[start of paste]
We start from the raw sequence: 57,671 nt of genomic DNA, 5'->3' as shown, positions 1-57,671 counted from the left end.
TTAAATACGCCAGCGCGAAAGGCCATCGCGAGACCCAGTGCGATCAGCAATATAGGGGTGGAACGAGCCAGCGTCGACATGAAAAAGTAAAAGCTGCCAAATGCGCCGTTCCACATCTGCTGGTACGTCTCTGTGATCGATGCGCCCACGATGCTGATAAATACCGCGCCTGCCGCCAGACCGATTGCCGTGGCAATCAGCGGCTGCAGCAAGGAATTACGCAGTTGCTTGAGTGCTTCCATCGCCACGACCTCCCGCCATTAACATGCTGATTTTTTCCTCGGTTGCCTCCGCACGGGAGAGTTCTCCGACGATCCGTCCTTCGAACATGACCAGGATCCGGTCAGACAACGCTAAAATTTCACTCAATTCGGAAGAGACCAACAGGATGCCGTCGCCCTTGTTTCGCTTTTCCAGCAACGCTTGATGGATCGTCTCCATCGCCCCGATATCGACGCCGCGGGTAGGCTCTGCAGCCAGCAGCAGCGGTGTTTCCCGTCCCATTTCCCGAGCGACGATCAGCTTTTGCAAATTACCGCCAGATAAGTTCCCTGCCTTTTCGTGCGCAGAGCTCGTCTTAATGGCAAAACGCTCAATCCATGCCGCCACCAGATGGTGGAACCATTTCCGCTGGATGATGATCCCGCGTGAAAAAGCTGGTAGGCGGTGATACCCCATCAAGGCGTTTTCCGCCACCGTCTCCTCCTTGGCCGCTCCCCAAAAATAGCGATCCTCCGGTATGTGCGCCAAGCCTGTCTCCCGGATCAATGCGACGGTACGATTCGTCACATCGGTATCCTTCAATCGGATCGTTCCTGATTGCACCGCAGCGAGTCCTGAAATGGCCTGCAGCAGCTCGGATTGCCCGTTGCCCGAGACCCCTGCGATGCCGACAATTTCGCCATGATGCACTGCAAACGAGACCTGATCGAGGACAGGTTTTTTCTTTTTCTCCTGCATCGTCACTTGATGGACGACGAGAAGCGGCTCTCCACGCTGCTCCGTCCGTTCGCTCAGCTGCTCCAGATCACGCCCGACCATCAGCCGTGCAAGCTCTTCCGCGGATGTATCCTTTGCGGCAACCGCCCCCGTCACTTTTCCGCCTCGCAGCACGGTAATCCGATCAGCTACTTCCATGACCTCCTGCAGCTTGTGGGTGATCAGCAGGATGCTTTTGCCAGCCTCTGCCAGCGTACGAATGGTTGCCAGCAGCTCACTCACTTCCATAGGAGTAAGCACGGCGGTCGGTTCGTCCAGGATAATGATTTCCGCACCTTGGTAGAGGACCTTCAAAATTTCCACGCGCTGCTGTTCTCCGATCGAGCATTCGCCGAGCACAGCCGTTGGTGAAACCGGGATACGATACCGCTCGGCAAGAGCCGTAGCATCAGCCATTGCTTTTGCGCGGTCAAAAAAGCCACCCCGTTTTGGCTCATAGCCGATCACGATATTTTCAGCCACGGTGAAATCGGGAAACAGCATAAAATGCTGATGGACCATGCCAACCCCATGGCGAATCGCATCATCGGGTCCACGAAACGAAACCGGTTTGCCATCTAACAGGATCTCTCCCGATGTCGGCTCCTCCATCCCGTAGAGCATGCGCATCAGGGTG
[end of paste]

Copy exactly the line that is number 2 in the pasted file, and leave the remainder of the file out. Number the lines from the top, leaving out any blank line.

TTAAATACGCCAGCGCGAAAGGCCATCGCGAGACCCAGTGCGATCAGCAATATAGGGGTGGAACGAGCCAGCGTCGACATGAAAAAGTAAAAGCTGCCAAATGCGCCGTTCCACATCTGCTGGTACGTCTCTGTGATCGATGCGCCCACGATGCTGATAAATACCGCGCCTGCCGCCAGACCGATTGCCGTGGCAATCAGCGGCTGCAGCAAGGAATTACGCAGTTGCTTGAGTGCTTCCATCGCCACGACCTCCCGCCATTAACATGCTGATTTTTTCCTCGGTTGCCTCCGCACGGGAGAGTTCTCCGACGATCCGTCCTTCGAACATGACCAGGATCCGGTCAGACAACGCTAAAATTTCACTCAATTCGGAAGAGACCAACAGGATGCCGTCGCCCTTGTTTCGCTTTTCCAGCAACGCTTGATGGATCGTCTCCATCGCCCCGATATCGACGCCGCGGGTAGGCTCTGCAGCCAGCAGCAGCGGTGTTTCCCGTCCCATTTCCCGAGCGACGATCAGCTTTTGCAAATTACCGCCAGATAAGTTCCCTGCCTTTTCGTGCGCAGAGCTCGTCTTAATGGCAAAACGCTCAATCCATGCCGCCACCAGATGGTGGAACCATTTCCGCTGGATGATGATCCCGCGTGAAAAAGCTGGTAGGCGGTGATACCCCATCAAGGCGTTTTCCGCCACCGTCTCCTCCTTGGCCGCTCCCCAAAAATAGCGATCCTCCGGTATGTGCGCCAAGCCTGTCTCCCGGATCAATGCGACGGTACGATTCGTCACATCGGTATCCTTCAATCGGATCGTTCCTGATTGCACCGCAGCGAGTCCTGAAATGGCCTGCAGCAGCTCGGATTGCCCGTTGCCCGAGACCCCTGCGATGCCGACAATTTCGCCATGATGCACTGCAAACGAGACCTGATCGAGGACAGGTTTTTTCTTTTTCTCCTGCATCGTCACTTGATGGACGACGAGAAGCGGCTCTCCACGCTGCTCCGTCCGTTCGCTCAGCTGCTCCAGATCACGCCCGACCATCAGCCGTGCAAGCTCTTCCGCGGATGTATCCTTTGCGGCAACCGCCCCCGTCACTTTTCCGCCTCGCAGCACGGTAATCCGATCAGCTACTTCCATGACCTCCTGCAGCTTGTGGGTGATCAGCAGGATGCTTTTGCCAGCCTCTGCCAGCGTACGAATGGTTGCCAGCAGCTCACTCACTTCCATAGGAGTAAGCACGGCGGTCGGTTCGTCCAGGATAATGATTTCCGCACCTTGGTAGAGGACCTTCAAAATTTCCACGCGCTGCTGTTCTCCGATCGAGCATTCGCCGAGCACAGCCGTTGGTGAAACCGGGATACGATACCGCTCGGCAAGAGCCGTAGCATCAGCCATTGCTTTTGCGCGGTCAAAAAAGCCACCCCGTTTTGGCTCATAGCCGATCACGATATTTTCAGCCACGGTGAAATCGGGAAACAGCATAAAATGCTGATGGACCATGCCAACCCCATGGCGAATCGCATCATCGGGTCCACGAAACGAAACCGGTTTGCCATCTAACAGGATCTCTCCCGATGTCGGCTCCTCCATCCCGTAGAGCATGCGCATCAGGGTG